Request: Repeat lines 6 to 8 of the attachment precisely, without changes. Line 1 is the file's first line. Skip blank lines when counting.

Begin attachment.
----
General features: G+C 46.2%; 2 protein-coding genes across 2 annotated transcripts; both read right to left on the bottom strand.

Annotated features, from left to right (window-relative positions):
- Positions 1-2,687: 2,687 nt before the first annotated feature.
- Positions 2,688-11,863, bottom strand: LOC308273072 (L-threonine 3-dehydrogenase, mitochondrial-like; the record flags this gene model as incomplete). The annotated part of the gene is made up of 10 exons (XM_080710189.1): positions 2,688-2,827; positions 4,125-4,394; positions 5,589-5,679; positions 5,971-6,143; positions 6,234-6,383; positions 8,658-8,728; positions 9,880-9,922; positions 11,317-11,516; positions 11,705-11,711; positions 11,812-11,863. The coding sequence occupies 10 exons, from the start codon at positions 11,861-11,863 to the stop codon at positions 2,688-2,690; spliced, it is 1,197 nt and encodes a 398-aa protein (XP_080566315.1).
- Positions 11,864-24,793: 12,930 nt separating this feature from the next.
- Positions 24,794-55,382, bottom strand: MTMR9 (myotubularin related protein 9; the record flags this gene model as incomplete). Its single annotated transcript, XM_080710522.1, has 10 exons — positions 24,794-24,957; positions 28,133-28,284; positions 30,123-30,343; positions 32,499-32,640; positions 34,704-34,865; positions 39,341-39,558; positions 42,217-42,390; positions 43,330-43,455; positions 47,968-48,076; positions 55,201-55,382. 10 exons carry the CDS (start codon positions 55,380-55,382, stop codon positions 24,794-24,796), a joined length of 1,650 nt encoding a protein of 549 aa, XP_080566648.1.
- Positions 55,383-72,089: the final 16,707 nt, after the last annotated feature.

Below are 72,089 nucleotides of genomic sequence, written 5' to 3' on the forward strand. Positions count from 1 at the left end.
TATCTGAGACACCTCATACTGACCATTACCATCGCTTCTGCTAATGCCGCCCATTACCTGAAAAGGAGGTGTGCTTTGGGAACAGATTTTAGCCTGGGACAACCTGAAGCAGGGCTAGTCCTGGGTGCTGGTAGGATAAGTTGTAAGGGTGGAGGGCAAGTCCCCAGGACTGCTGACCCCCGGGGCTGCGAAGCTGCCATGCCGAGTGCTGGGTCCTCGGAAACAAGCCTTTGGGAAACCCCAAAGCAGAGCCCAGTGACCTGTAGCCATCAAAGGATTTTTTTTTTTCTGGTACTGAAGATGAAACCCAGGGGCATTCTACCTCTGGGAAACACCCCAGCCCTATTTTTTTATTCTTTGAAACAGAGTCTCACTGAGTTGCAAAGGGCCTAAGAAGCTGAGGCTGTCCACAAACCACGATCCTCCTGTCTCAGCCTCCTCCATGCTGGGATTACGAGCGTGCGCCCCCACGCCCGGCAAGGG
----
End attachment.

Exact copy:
- Positions 24,794-55,382, bottom strand: MTMR9 (myotubularin related protein 9; the record flags this gene model as incomplete). Its single annotated transcript, XM_080710522.1, has 10 exons — positions 24,794-24,957; positions 28,133-28,284; positions 30,123-30,343; positions 32,499-32,640; positions 34,704-34,865; positions 39,341-39,558; positions 42,217-42,390; positions 43,330-43,455; positions 47,968-48,076; positions 55,201-55,382. 10 exons carry the CDS (start codon positions 55,380-55,382, stop codon positions 24,794-24,796), a joined length of 1,650 nt encoding a protein of 549 aa, XP_080566648.1.
- Positions 55,383-72,089: the final 16,707 nt, after the last annotated feature.

Below are 72,089 nucleotides of genomic sequence, written 5' to 3' on the forward strand. Positions count from 1 at the left end.